With the shift to the new Metro user interface, a lot of people are wondering if Windows 8 is right for them. Those considering an upgrade to Windows Server 2012 should have no such hesitation. As InfoWorld's Oliver Rist said in June: "When Microsoft calls this a 'major' release, the company isn't kidding. Windows Server 2012 really does change the game, and that's across all roles: file sharing, identity, storage, virtual desktop infrastructure, and certainly server virtualization and cloud."
I would add that security improvements alone may justify the purchase for many enterprises. Here's a quick walkthrough of the significant new security features found in Windows Server 2012.
[ Also on InfoWorld: Review: Weighing Windows Server 2012 | 7 ways Windows Server 2012 pays for itself | Get ready for Windows 8 with the Windows 8 Deep Dive PDF special report | Keep up with key security issues with InfoWorld's Security Central newsletter. ]
True UEFI and Secure Boot
Like Windows 8, Windows Server 2012 has replaced the traditional ROM-BIOS with the new and improved industry boot standard known as UEFI (Unified Extensible Firmware Interface). Microsoft is using the security-hardened 2.3.1 version, which prevents boot code updates without appropriate digital certificates and signatures. Windows 8 and Windows Server 2012 go further and pick up the trustworthy and verified boot process, extending it to the entire Windows OS boot code with a feature known as Secure Boot. Taken together, UEFI and Secure Boot significantly reduce the risk of malicious code, such as rootkits and boot viruses, from taking control of the operating system.
Data center-ready BitLocker drive encryption
BitLocker is finally usable on server systems. Prior to Windows Server 2012, implementing BitLocker on a server meant using either Trusted Platform Module (TPM) chip-only mode, which is the weakest protector in the many offered, or required that a server administrator be present for each boot with a PIN, password, or USB key. That doesn't work so well in a lights-out data center.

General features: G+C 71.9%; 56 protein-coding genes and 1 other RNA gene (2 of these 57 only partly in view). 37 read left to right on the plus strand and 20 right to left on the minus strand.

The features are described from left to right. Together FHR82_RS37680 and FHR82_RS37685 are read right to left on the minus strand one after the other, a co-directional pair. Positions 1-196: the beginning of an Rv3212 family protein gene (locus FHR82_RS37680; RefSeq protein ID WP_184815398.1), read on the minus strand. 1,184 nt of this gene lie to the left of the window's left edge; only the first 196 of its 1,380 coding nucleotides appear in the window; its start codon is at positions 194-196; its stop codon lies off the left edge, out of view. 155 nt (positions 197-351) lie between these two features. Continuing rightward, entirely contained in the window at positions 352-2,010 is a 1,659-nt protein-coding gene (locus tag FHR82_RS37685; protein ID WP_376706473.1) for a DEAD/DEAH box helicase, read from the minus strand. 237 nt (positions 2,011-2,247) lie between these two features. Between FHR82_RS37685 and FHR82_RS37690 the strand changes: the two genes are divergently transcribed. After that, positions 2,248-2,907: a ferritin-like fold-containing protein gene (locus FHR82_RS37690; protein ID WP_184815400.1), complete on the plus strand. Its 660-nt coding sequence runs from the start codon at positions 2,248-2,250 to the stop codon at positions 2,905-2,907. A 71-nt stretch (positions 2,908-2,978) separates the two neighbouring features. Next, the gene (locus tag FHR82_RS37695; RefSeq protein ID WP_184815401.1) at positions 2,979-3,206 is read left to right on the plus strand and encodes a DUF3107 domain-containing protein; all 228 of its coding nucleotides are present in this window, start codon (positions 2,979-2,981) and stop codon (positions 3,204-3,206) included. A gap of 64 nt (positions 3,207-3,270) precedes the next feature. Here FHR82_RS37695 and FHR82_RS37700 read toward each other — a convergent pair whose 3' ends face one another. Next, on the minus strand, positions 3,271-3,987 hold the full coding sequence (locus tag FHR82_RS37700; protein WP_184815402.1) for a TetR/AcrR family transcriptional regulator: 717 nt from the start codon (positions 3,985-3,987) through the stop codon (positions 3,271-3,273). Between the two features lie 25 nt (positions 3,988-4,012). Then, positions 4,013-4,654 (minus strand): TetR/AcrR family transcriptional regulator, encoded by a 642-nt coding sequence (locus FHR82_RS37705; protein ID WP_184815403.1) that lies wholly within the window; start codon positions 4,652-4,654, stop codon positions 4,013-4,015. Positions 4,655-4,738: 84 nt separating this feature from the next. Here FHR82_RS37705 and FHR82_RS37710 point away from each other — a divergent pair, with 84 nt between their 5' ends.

A few new BitLocker protectors were added in Windows Server 2012 (and Windows 8) to allow server administrators to enable disk encryption without all the hassles. In particular, many administrators will love the network protector mode, which will automatically unlock the encrypted disk as long as the server is network connected and joined to its normal Active Directory (AD) domain.
But enhanced BitLocker goes even further, with support for hardware encrypted disks (known as SED and ED disks), AD account or group protectors, and cluster-aware encryption that allow the disk to properly failover and be unlocked to any member computer of the same cluster. With these new enterprise-intended features, Windows Server 2012 will be far easier to encrypt with BitLocker than its predecessor.
Early Launch Anti-Malware
Another Windows Server 2012 feature shared with Windows 8, ELAM (Early Launch Anti-Malware) ensures that only known, digitally signed antimalware programs can load right after Secure Boot finishes (although it does not require UEFI or Secure Boot). This way, legitimate antimalware programs can get into memory and start doing their job before fake antivirus programs or other malicious code. Prior to ELAM, a malicious program could do "interrupt or vector chaining" and load before other legitimate programs, thus allowing them to lie to the operating system or antimalware programs.